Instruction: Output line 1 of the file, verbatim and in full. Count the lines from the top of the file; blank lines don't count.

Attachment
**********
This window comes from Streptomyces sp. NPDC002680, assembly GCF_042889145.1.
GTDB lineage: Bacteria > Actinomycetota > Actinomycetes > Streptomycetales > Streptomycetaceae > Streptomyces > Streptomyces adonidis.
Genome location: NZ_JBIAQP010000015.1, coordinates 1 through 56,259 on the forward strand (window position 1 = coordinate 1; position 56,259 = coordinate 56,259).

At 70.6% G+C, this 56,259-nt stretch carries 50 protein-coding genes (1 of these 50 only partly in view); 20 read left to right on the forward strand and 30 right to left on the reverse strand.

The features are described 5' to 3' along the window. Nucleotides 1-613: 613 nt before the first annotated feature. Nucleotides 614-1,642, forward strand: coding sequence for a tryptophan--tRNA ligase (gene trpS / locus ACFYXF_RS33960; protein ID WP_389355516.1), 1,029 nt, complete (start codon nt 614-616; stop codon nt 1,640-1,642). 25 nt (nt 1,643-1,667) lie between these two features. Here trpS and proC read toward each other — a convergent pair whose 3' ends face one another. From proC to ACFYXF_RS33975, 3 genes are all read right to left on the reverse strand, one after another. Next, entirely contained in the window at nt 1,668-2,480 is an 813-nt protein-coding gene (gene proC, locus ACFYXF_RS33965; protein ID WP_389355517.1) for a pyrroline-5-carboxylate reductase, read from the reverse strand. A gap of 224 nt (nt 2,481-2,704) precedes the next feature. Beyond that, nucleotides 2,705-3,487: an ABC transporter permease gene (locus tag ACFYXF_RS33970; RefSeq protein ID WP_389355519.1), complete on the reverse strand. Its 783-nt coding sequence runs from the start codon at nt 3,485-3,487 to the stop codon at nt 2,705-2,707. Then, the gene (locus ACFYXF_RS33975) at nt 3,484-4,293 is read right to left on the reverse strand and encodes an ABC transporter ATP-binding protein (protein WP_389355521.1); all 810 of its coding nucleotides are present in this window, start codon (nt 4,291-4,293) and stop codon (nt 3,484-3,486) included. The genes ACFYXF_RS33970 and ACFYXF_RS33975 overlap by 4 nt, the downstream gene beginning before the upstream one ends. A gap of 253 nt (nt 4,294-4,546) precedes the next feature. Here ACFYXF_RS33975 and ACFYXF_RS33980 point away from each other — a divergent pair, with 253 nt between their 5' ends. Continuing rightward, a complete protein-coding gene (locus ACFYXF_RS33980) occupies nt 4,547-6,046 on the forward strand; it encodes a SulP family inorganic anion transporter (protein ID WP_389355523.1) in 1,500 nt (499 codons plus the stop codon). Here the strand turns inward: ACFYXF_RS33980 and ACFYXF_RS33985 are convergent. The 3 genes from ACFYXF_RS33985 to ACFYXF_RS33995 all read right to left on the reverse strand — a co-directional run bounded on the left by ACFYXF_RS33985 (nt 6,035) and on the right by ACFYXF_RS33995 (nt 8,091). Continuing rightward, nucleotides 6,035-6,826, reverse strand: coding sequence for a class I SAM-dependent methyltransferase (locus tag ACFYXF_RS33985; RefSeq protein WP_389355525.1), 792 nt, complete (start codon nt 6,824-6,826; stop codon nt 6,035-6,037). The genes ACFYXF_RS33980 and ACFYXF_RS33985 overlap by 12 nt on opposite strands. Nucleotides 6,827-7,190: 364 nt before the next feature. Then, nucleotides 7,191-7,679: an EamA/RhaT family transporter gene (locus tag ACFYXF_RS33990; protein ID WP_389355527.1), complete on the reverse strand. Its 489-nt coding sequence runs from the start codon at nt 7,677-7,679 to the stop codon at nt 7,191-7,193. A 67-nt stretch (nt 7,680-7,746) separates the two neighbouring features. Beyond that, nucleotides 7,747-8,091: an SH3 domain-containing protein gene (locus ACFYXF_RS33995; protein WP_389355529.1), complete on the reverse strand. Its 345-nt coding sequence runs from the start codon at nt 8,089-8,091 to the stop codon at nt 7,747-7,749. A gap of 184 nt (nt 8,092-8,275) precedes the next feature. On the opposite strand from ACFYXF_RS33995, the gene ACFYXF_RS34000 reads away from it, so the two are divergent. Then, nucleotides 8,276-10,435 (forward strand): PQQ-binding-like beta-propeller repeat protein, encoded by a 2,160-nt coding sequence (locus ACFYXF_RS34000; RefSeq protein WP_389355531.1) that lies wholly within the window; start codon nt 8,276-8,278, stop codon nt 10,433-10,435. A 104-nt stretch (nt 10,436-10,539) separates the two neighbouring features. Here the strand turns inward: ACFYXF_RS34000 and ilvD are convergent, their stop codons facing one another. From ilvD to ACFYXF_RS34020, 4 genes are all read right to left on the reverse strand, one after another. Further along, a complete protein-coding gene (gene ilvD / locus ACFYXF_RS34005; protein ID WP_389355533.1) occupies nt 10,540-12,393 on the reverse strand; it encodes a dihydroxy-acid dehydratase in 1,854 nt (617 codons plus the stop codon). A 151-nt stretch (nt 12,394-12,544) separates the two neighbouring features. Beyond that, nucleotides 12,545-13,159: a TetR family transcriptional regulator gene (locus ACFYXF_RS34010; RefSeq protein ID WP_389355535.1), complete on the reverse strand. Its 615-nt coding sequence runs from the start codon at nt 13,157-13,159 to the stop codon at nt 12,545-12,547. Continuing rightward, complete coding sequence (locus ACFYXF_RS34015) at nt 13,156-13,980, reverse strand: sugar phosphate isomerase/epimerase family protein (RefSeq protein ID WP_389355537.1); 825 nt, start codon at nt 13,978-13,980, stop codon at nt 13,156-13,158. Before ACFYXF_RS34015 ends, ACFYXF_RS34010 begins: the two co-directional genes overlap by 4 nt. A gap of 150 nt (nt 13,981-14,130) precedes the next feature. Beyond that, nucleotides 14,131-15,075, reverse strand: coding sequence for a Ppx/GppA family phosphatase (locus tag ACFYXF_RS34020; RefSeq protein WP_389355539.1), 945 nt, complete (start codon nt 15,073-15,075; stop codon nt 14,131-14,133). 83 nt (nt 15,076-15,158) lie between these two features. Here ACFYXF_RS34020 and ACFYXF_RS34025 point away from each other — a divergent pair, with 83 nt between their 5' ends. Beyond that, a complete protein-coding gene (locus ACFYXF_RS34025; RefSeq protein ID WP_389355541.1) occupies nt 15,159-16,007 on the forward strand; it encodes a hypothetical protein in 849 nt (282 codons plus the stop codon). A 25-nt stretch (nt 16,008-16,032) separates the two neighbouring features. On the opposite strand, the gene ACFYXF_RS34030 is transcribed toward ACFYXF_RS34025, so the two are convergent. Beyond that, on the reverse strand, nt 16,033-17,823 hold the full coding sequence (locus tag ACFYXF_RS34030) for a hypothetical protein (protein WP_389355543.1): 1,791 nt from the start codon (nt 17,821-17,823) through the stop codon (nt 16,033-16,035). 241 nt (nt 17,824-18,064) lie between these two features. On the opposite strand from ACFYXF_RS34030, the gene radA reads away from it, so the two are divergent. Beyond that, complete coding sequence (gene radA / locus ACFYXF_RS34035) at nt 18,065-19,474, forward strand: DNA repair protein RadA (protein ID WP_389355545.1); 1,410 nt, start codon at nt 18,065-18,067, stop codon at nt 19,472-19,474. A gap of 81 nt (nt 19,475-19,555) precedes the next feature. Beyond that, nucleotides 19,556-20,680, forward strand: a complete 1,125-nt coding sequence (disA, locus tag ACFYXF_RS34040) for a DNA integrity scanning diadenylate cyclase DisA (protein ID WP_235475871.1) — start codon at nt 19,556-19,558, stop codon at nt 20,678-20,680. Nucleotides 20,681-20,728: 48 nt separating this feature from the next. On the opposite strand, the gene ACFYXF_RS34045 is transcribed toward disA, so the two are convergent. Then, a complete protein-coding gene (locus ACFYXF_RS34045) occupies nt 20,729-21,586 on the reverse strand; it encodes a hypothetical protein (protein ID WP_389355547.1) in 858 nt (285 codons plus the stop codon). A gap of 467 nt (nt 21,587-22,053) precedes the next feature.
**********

This window comes from Streptomyces sp. NPDC002680, assembly GCF_042889145.1.